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SA-based Mavengere’s art contours Zimbabweans’ migration story

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By The Sowetan


SOUTH AFRICA: Visual artist Mandlenkosi Mavengere’s use of banknotes, overloaded buses and hawkers selling on the streets to make a living as background for his portraits paints a gloomy picture about life in his home country Zimbabwe.

The pieces are part of his current exhibition called Forces of Ambition that is on at David Krut Gallery in Maboneng, Johannesburg.

Now based in Johannesburg, the multidimensional visual artist relates the story of hardship in Zimbabwe, pushing his patriots to migrate to SA for survival.

Through his colourful pieces, he brings out a conversation and discussion on issues of migration and labour relations in contemporary society.

The subject started with him being keen on expressing his experience as an immigrant.

Later Mavengere realised that he needed to also depict other people’s experiences in his art work.

Visual artist Mandlenkosi Mavengere

An accomplished printmaker, he predominately uses linocut banknotes in his artworks.

The banknote artworks are a framework within which one can observe the issues of migration with relevance to socio-economic divergence of identity and convergence of another.

Born in 1992 in Bulawayo, his works strike you from a distance with a visible Zimbabwean heritage and identity features.

He portrays people as they leave their familiar homes and territories, searching for better life in the cities and foreign countries like SA and Botswana.

“When I emigrated from Zimbabwe to SA I decided to embrace my experience. It started as a personal story.  Looking at the inflation that we experience in Zimbabwe those paintings about notes were a good way to express it. My work depicts a lot of money issues, hunger, cross border issues and documentation challenges,” he says.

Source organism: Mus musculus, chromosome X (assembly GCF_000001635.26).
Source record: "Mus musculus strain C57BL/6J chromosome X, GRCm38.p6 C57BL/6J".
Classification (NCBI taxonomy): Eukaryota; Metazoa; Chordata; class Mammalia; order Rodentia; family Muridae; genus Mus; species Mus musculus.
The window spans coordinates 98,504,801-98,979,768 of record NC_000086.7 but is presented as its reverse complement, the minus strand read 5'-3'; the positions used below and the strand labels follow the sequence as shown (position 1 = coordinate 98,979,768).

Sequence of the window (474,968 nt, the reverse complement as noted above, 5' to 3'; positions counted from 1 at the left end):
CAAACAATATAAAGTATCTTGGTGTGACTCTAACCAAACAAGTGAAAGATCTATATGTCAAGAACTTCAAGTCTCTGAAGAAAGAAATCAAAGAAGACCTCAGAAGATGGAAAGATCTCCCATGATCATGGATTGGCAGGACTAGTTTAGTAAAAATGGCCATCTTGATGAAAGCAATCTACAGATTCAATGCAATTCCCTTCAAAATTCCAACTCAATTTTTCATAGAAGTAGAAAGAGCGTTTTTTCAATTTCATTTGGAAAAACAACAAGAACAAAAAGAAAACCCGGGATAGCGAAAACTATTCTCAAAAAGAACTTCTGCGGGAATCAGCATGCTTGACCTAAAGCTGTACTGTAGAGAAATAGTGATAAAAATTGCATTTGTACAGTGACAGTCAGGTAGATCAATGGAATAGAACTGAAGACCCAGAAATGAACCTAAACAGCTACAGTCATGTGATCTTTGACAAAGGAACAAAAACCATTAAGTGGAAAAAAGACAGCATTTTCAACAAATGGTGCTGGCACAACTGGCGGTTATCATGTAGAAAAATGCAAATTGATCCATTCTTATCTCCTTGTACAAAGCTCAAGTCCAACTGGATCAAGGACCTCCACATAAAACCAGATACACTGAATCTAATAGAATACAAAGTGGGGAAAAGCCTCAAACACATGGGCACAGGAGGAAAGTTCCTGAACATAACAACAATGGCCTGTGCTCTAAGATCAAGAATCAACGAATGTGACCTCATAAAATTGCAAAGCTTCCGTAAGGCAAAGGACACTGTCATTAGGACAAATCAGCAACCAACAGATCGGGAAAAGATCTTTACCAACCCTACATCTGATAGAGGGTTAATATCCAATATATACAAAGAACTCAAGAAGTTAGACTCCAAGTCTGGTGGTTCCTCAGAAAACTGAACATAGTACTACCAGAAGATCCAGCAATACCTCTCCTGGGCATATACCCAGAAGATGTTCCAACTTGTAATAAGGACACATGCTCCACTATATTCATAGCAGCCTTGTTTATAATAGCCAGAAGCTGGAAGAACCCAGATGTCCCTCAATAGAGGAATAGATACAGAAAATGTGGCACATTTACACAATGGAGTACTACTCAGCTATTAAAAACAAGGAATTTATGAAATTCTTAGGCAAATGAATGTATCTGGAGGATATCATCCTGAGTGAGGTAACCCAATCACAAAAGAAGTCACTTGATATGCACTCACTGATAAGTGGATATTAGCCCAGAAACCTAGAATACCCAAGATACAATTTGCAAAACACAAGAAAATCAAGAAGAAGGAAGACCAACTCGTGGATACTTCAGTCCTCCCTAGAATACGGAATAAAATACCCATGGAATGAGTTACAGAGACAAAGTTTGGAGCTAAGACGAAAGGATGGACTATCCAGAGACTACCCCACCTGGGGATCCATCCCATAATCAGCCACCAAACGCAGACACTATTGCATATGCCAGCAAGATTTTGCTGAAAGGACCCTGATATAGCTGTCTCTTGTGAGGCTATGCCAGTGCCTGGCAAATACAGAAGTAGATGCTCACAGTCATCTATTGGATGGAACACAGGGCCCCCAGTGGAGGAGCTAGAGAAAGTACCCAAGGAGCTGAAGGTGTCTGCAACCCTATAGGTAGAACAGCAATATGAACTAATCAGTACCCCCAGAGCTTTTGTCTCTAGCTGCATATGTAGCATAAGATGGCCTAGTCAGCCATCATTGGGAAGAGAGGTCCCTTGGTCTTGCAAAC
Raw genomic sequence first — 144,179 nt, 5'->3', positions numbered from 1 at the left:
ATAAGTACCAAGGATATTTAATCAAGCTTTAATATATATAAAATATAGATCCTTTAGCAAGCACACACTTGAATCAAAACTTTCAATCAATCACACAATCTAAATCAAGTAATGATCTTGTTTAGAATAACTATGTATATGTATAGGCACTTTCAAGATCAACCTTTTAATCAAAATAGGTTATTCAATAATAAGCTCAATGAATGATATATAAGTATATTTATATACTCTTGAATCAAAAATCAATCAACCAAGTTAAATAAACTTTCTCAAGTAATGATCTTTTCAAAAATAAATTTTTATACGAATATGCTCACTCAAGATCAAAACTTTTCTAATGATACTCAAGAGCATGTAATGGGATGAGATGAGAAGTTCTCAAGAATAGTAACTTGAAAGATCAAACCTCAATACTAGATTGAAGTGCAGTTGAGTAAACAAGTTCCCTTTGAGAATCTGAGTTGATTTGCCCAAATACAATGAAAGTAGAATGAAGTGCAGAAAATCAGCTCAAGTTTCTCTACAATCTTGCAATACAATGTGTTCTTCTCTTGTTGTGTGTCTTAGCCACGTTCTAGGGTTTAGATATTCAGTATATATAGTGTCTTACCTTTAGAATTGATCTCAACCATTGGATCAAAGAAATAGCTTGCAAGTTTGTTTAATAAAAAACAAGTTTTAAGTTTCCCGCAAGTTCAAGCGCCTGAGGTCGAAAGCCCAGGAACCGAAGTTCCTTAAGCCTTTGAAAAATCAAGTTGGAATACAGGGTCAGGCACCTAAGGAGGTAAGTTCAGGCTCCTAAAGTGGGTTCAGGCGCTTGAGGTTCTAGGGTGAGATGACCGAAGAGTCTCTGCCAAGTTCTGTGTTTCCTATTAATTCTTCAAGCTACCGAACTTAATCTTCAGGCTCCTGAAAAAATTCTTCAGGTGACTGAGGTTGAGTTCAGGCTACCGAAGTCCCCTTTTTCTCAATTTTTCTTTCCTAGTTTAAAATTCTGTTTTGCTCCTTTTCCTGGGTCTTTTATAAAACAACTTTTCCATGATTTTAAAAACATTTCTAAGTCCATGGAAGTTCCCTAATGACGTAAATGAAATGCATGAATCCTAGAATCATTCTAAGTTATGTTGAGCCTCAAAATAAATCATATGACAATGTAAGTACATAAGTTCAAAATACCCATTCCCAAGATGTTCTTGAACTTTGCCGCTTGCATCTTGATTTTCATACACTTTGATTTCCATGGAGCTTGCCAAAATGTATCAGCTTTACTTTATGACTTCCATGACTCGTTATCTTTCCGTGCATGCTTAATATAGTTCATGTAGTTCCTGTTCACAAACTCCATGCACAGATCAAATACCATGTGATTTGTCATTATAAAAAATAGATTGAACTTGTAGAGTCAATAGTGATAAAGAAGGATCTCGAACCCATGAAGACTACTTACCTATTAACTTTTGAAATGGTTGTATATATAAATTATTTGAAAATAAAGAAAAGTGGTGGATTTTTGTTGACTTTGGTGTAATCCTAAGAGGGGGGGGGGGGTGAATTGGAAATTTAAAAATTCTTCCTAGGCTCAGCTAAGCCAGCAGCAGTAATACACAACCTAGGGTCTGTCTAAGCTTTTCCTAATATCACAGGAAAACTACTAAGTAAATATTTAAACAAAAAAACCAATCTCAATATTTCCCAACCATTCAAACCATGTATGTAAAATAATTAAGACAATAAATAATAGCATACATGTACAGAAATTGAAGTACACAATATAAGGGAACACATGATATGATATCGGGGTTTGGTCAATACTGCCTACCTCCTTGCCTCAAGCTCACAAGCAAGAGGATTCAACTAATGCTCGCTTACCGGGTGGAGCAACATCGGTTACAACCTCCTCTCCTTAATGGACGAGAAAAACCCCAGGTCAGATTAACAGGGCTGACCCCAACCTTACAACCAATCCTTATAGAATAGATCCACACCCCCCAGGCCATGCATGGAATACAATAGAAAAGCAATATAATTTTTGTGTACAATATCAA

“When I emigrated from Zimbabwe to SA I decided to embrace my experience. It started as a personal story.  Looking at the inflation that we experience in Zimbabwe those paintings about notes were a good way to express it. My work depicts a lot of money issues, hunger, cross border issues and documentation challenges,” he says.

Mandlenkosi Mavengere artwork

Mandlenkosi Mavengere artwork

“Directional lines in the banknotes depict scattering of people and population displacement, the repetition of patterns which symbolise circumstantial economic system. The figures and portraits are economically fabricated identities that are fitting into a new homeland of occupation versus the home of origin.”

 

Mavengere is able to tackle complicated subject matters using monotype print,  enhancing it with the richness of colour palette and completing everything with a sense of buzzing energy and vibrancy.

The multitalented artist seems to enjoy painting 25 billion banknotes, which speaks to the demise of the economy of Zimbabwe as the hyperinflation triggered mass emigration.

It also represents the hope and potential of the continent of Africa, while the banknotes reveal stories of both success and great loss.

In explaining the 25 billion banknotes, he says: “I try not to suggest what is normal. The 25 billion note is authentic to the idea at the time and it speaks to my observation and growth as an artist. I create these banknotes to emphasise the state of economy.”

Mavengere, whose works is predominantly a combination of printing and painting, moved to SA after completing high school.

It was in SA where he took up art as a career.

After studying art, he joined one of the country’s talented artists, William Kentridge, as an intern in his Studio in 2017.

Kentridge meaningfully developed his innovation, storytelling skills, and further exploration of the theme of migration.

The artist’s works have since been featured in various prestigious local and international exhibitions, including locations such as France, Belgium, and Germany.